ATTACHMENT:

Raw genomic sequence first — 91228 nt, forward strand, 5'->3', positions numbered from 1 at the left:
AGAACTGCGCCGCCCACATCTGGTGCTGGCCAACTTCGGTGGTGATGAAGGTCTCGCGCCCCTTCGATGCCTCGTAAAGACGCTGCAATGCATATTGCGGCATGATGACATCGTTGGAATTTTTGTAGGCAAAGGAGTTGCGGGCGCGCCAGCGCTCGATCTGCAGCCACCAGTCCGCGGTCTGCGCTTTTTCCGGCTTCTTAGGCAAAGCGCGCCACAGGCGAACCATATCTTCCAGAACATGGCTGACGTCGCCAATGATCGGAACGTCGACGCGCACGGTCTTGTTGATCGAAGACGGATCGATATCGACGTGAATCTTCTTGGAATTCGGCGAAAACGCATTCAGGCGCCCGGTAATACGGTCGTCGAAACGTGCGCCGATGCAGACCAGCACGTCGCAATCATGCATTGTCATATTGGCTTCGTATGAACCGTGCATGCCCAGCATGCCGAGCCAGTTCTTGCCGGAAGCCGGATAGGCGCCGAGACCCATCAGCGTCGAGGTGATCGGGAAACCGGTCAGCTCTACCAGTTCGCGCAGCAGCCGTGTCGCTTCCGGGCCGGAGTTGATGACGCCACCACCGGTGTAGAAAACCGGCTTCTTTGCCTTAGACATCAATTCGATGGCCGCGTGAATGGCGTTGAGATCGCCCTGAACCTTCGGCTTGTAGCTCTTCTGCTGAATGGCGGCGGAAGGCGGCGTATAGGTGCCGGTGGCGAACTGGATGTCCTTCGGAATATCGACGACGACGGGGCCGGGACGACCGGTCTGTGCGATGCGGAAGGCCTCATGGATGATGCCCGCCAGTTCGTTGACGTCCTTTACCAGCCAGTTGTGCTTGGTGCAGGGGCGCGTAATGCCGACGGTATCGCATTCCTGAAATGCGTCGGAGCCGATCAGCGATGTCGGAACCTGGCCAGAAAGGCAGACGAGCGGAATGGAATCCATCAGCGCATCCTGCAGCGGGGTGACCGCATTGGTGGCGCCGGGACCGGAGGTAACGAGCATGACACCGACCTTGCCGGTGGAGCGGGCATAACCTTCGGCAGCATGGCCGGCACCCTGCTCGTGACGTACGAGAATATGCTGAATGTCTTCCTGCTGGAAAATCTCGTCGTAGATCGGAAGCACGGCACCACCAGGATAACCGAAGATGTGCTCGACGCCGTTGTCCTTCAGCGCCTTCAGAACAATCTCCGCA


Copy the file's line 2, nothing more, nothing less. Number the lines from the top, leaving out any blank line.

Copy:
AGAACTGCGCCGCCCACATCTGGTGCTGGCCAACTTCGGTGGTGATGAAGGTCTCGCGCCCCTTCGATGCCTCGTAAAGACGCTGCAATGCATATTGCGGCATGATGACATCGTTGGAATTTTTGTAGGCAAAGGAGTTGCGGGCGCGCCAGCGCTCGATCTGCAGCCACCAGTCCGCGGTCTGCGCTTTTTCCGGCTTCTTAGGCAAAGCGCGCCACAGGCGAACCATATCTTCCAGAACATGGCTGACGTCGCCAATGATCGGAACGTCGACGCGCACGGTCTTGTTGATCGAAGACGGATCGATATCGACGTGAATCTTCTTGGAATTCGGCGAAAACGCATTCAGGCGCCCGGTAATACGGTCGTCGAAACGTGCGCCGATGCAGACCAGCACGTCGCAATCATGCATTGTCATATTGGCTTCGTATGAACCGTGCATGCCCAGCATGCCGAGCCAGTTCTTGCCGGAAGCCGGATAGGCGCCGAGACCCATCAGCGTCGAGGTGATCGGGAAACCGGTCAGCTCTACCAGTTCGCGCAGCAGCCGTGTCGCTTCCGGGCCGGAGTTGATGACGCCACCACCGGTGTAGAAAACCGGCTTCTTTGCCTTAGACATCAATTCGATGGCCGCGTGAATGGCGTTGAGATCGCCCTGAACCTTCGGCTTGTAGCTCTTCTGCTGAATGGCGGCGGAAGGCGGCGTATAGGTGCCGGTGGCGAACTGGATGTCCTTCGGAATATCGACGACGACGGGGCCGGGACGACCGGTCTGTGCGATGCGGAAGGCCTCATGGATGATGCCCGCCAGTTCGTTGACGTCCTTTACCAGCCAGTTGTGCTTGGTGCAGGGGCGCGTAATGCCGACGGTATCGCATTCCTGAAATGCGTCGGAGCCGATCAGCGATGTCGGAACCTGGCCAGAAAGGCAGACGAGCGGAATGGAATCCATCAGCGCATCCTGCAGCGGGGTGACCGCATTGGTGGCGCCGGGACCGGAGGTAACGAGCATGACACCGACCTTGCCGGTGGAGCGGGCATAACCTTCGGCAGCATGGCCGGCACCCTGCTCGTGACGTACGAGAATATGCTGAATGTCTTCCTGCTGGAAAATCTCGTCGTAGATCGGAAGCACGGCACCACCAGGATAACCGAAGATGTGCTCGACGCCGTTGTCCTTCAGCGCCTTCAGAACAATCTCCGCA